This story is over 5 years old.


Australia Is Finally Confronting Its Violent Colonial Past

White settlers massacred Aboriginal people throughout the 1800s. The details are shocking, but they’re important.
Image via Wikimedia Commons

What would you do if your ancestors were responsible for one of the country's worst Aboriginal massacres? The Feed met the family confronting its history head on.

Not many people like to think about the massacres of Indigenous people that took place throughout Australia during our long and fraught period of colonisation––historians included. In fact, aside from slightly more well-known incidents like the Myall Creek massacre of 1838, many mass killings are forgotten or disputed outside of the communities in which they occurred.


That’s slowly changing. Increasingly, the ancestors of those who perpetrated violence against Aboriginal people are seeking to atone for what occurred. And recent projects by historians like those at the University of Newcastle’s Centre for the History of Violence are making an easily-neglected aspect of our colonisation story more accessible to both academics and everyday Australians.

“Most Australians were brought up knowing some massacres like Myall Creek happened, but didn’t consider massacre as a major issue on the colonial frontier,” says Lyndall Ryan, who has spent the past four years creating an interactive map of colonial frontier massacres that occurred in central and eastern Australia between 1788 and 1930. “The math is changing our views on that.”

The math is definitely confronting. Ryan and her team have detailed 150 massacres, but believe they’re just scratching the surface. Spend some time with the map and you’ll likely uncover mass killing events that occurred in familiar regional locations throughout New South Wales, Victoria, South Australia, Queensland, Tasmania, and the Northern Territory. Near Warrnambool in 1839, 35 Aboriginal people were killed in retaliation for stealing livestock; an altercation at Launceston’s Cataract Gorge in 1829 saw six Aboriginal deaths and three settler deaths.

The first obstacle historians must overcome when collating information about colonial massacres is defining the word “massacre”. There’s no real international academic consensus on the topic, but Ryan and her colleagues used careful methodology to arrive at a number. “We’re looking at a minimum of six people killed,” she says. “We found that many massacres of Aboriginal people took place at campsites, and a group of Aboriginal people at a campsite is about 20. So killing 30 percent of people in one operation makes a devastating impact on the ability of the remainder to survive.”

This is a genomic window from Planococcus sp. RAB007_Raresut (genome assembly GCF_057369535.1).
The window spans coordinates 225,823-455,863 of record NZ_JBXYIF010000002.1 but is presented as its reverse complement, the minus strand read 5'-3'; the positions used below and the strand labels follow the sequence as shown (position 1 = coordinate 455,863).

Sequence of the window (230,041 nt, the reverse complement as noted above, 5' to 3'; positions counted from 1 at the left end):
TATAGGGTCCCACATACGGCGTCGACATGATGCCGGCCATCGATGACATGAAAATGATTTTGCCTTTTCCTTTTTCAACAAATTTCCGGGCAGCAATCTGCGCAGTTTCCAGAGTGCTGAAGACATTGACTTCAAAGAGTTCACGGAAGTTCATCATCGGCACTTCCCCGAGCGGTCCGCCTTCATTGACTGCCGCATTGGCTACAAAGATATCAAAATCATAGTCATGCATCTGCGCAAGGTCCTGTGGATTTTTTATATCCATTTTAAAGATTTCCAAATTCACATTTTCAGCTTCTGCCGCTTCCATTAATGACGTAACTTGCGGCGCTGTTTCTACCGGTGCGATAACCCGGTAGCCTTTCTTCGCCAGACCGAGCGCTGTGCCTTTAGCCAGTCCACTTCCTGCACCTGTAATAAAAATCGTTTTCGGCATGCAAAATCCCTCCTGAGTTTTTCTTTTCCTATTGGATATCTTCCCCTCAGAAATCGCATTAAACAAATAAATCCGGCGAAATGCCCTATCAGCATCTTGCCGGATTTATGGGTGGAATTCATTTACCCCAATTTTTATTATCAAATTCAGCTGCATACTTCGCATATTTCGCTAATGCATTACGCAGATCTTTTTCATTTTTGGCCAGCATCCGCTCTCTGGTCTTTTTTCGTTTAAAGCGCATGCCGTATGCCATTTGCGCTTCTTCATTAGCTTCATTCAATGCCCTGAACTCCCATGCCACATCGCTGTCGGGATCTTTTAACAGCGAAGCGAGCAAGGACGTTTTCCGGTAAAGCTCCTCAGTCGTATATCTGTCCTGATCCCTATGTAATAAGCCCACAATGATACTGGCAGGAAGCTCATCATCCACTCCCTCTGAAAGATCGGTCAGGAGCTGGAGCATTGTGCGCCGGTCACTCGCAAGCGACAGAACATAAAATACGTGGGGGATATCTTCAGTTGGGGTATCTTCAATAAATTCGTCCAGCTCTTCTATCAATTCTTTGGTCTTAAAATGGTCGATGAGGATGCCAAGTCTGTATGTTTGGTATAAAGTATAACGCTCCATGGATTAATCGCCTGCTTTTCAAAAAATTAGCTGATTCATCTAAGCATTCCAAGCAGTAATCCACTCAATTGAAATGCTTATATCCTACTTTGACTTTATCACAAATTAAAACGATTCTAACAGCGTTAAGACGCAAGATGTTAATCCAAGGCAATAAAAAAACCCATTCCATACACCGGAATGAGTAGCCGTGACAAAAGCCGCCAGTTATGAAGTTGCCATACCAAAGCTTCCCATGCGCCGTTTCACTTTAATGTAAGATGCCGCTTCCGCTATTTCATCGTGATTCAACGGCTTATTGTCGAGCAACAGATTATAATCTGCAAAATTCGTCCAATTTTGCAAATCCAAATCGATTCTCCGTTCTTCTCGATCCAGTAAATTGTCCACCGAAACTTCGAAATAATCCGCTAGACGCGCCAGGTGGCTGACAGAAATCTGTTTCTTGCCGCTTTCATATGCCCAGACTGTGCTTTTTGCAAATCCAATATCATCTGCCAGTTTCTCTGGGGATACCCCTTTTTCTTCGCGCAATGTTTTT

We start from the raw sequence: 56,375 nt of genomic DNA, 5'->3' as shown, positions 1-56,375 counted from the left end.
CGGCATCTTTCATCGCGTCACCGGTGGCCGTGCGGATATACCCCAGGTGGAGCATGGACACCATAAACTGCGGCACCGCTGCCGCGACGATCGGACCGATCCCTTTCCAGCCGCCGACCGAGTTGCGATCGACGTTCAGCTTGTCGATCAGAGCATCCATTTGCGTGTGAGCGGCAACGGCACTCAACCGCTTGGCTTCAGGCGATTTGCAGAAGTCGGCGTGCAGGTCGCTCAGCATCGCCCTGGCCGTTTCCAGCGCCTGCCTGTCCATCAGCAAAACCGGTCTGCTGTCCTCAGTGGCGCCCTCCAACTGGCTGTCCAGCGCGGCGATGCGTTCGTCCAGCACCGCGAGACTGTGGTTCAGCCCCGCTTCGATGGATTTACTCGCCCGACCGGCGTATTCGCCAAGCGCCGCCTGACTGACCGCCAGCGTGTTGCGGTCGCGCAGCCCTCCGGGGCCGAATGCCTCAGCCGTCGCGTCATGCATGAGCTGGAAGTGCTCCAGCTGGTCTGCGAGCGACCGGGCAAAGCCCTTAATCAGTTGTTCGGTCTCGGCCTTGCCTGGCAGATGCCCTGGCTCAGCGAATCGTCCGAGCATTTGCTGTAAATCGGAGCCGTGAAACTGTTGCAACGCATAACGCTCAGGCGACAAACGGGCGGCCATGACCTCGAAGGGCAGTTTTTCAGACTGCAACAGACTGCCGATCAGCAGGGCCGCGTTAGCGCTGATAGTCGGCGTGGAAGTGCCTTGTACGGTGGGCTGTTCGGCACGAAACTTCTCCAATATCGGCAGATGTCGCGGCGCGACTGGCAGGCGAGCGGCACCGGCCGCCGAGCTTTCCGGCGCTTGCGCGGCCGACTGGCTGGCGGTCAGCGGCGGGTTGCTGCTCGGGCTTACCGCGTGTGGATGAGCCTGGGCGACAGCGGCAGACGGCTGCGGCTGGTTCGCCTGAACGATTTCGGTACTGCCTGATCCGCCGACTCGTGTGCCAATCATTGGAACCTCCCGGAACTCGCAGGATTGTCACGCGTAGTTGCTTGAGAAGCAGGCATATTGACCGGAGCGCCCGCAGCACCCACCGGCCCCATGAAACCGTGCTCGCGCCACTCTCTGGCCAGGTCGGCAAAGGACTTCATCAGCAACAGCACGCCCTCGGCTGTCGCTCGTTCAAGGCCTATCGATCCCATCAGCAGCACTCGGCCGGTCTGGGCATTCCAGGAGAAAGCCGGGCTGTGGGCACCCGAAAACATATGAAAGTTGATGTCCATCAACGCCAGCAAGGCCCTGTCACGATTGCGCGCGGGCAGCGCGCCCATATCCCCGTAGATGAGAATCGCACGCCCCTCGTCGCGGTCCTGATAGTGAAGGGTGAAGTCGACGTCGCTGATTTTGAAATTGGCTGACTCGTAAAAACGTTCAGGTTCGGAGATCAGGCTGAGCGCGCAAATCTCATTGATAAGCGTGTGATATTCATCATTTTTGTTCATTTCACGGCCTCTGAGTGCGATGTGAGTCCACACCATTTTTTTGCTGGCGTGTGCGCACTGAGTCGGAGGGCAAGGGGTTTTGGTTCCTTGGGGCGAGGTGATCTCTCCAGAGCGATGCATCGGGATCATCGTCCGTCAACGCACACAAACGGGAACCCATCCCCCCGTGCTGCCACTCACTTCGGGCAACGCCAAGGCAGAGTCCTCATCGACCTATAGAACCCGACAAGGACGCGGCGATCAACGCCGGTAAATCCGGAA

Massacres of Aboriginal people happened in different ways, according to time period and geographical location. The characteristics and weapons change over time, she notes, and become more sophisticated: “By the end of the 1800s they were able to kill a couple of hundred people in one massacre, whereas in the early periods, 40 people would be considered a very great number.”

Why is it that Australia has taken so long to acknowledge the violence in our past? Perhaps because it was hidden from us to a certain extent. What has shocked Ryan the most is how premeditated the frontier killings usually were, and how much secrecy tended to surround them. Evidence was typically hushed up or destroyed afterwards, and a code of silence rigorously enforced among settlers. This is what makes the mapping project so ambitious––it’s why she and her team have spent four years collecting information about frontier massacres but the map isn’t even halfway finished. What they’re looking for has been deliberately obscured.

“It’s obvious I’ll never have them all,” she says. But historical newspaper reports, and written and oral histories––particularly by Aboriginal people who survived massacres as children and eventually spoke of them decades later––have helped the mission.

“I’ve found so many more massacres than I expected,” she adds. “It’s been a big shock and I’ve had to be very careful in putting them up on the map and making sure I have the evidence to support them. You have to get a little bit of distance and be quite critical of the information you’re reading.”

With the help of projects like this, Australians are slowly beginning to acknowledge our violent past. Can we handle it? Can we learn from it? Ryan thinks so. She says that the response she received when going public with the map last year has been overwhelmingly positive, and many citizens have reached out to help.

“It’s been a new direction for Australian history, I think. We’re moving on, we’re growing up, and we’re able to look back on the past now in a more open way. That’s very important.”

For daily insights into news and culture watch SBS VICELAND's The Feed, weeknights at 7.30PM